Scientists have already come up with a technique to prevent parents from passing on mitochondrial diseases to their children, but it has been met with ethical concerns and has yet to gain widespread approval. For those already afflicted with such a disease, however, there are few options as no cures are currently in existence. But we could be edging closer to achieving this, as scientists have just developed a method that could potentially treat patients by replacing diseased tissue with healthy cells grown in the lab.
Using the same technique that allows the creation of the so-called “three-parent babies,” scientists were able to create a stem cell line derived from a diseased patient that contained healthy, mutation-free mitochondria. Since stem cells can be prompted to assume an identity of one's choice, the researchers believe they could offer a stepping stone towards personalized, regenerative medicine in patients afflicted with mitochondrial disease.
“Current care for mitochondrial diseases is limited to addressing patient symptoms, but falls short from providing a definitive cure,” study author Andre Terzic, Center for Regenerative Medicine at Mayo Clinic, said in a statement. “Resetting or replacing disease-corrupted mitochondria to produce healthy patient-derived stem cells paves the way towards targeting the root cause of the problem.”
Mitochondria are the tiny, sausage-shaped powerhouses of the cell. Only passed down the maternal line, these organelles have their own genome, called mitochondrial DNA. And just like the DNA residing within the nucleus, which governs our traits, mitochondrial genes can experience mutations that can cause disease. As the mitochondria generate energy, these diseases predominantly affect energy-hungry tissues like muscles, the heart and the brain.
In a bid to fix these unhealthy structures, scientists from the Salk Institute and Oregon Health and Science University first collected skin cells from patients with severe mitochondrial diseases and then reverted them back to a blank slate state, creating what are known as induced pluripotent stem cells. These have the ability to turn into virtually any cell in the body if the right cues are given. Since patients’ cells usually possess a mixture of both functional and defective mitochondria, the resulting pool of stem cells was a mixed bag of healthy and sick, so all the researchers had to do was pluck out the good ones.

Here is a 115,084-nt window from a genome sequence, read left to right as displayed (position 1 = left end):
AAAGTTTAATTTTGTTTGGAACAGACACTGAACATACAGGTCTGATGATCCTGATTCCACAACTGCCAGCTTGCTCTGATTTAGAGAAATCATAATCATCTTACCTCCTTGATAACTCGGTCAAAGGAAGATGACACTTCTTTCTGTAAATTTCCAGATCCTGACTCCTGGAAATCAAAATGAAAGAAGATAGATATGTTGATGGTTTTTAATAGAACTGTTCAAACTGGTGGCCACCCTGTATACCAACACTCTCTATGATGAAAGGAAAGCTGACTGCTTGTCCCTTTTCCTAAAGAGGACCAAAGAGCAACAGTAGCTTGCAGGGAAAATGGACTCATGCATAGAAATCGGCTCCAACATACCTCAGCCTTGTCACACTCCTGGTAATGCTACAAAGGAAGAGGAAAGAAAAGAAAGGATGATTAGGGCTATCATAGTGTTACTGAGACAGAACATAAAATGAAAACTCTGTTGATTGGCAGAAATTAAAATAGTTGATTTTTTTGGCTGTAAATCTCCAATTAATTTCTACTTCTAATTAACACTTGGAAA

Although this may work for some, often patients do not have sufficient, or any, healthy mitochondria, so the researchers also came up with another, very different technique to ultimately achieve the same goal. Mitochondria reside in the cytoplasm of the cell, the gel-like fluid that sits between the nucleus and the membrane, so researchers removed the nucleus of a healthy donor egg cell and swapped it with the nucleus obtained from patient skin cells. By stimulating its growth, the researchers were able to generate a supply of stem cells that were free of mutated mitochondria. These techniques have been published in Nature.
Since scientists know how to coax stem cells into becoming specialized cells, the researchers hope to ultimately use these techniques to create a healthy pool of patient-derived cells that could be transplanted into patients, replacing the diseased tissue. However, one expert pointed out to the BBC the difficulties of achieving this in organs within which cell turnover rates are low, such as the brain. In the meantime, the cells may offer scientists a window of opportunity to examine the effects of mitochondrial mutations on cell development.